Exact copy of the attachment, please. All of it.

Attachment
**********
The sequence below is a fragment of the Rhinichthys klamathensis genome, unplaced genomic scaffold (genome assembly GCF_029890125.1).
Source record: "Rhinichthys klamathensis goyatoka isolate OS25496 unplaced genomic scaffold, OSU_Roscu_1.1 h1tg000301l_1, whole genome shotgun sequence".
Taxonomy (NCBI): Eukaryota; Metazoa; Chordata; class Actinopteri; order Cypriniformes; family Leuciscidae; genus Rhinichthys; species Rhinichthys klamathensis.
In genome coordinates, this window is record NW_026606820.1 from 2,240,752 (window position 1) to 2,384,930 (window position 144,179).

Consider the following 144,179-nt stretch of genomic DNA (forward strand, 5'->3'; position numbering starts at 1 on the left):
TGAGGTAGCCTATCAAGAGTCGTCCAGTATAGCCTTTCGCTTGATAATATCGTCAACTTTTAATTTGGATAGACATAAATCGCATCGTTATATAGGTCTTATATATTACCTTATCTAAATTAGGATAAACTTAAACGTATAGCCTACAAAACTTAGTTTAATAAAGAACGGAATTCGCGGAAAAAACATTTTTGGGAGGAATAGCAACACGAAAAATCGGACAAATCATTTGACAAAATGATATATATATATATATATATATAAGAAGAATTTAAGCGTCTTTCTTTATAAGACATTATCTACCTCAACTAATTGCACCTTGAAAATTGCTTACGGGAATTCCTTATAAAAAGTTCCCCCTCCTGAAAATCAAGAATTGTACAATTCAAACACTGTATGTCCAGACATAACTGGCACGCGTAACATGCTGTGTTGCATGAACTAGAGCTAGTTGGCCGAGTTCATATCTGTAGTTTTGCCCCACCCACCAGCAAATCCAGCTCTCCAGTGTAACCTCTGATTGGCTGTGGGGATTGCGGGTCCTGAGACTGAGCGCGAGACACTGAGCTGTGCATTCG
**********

The sequence below is a fragment of the Rhinichthys klamathensis genome, unplaced genomic scaffold (genome assembly GCF_029890125.1).
Source record: "Rhinichthys klamathensis goyatoka isolate OS25496 unplaced genomic scaffold, OSU_Roscu_1.1 h1tg000301l_1, whole genome shotgun sequence".
Taxonomy (NCBI): Eukaryota; Metazoa; Chordata; class Actinopteri; order Cypriniformes; family Leuciscidae; genus Rhinichthys; species Rhinichthys klamathensis.
In genome coordinates, this window is record NW_026606820.1 from 2,240,752 (window position 1) to 2,384,930 (window position 144,179).

Consider the following 144,179-nt stretch of genomic DNA (forward strand, 5'->3'; position numbering starts at 1 on the left):
TGAGGTAGCCTATCAAGAGTCGTCCAGTATAGCCTTTCGCTTGATAATATCGTCAACTTTTAATTTGGATAGACATAAATCGCATCGTTATATAGGTCTTATATATTACCTTATCTAAATTAGGATAAACTTAAACGTATAGCCTACAAAACTTAGTTTAATAAAGAACGGAATTCGCGGAAAAAACATTTTTGGGAGGAATAGCAACACGAAAAATCGGACAAATCATTTGACAAAATGATATATATATATATATATATATAAGAAGAATTTAAGCGTCTTTCTTTATAAGACATTATCTACCTCAACTAATTGCACCTTGAAAATTGCTTACGGGAATTCCTTATAAAAAGTTCCCCCTCCTGAAAATCAAGAATTGTACAATTCAAACACTGTATGTCCAGACATAACTGGCACGCGTAACATGCTGTGTTGCATGAACTAGAGCTAGTTGGCCGAGTTCATATCTGTAGTTTTGCCCCACCCACCAGCAAATCCAGCTCTCCAGTGTAACCTCTGATTGGCTGTGGGGATTGCGGGTCCTGAGACTGAGCGCGAGACACTGAGCTGTGCATTCG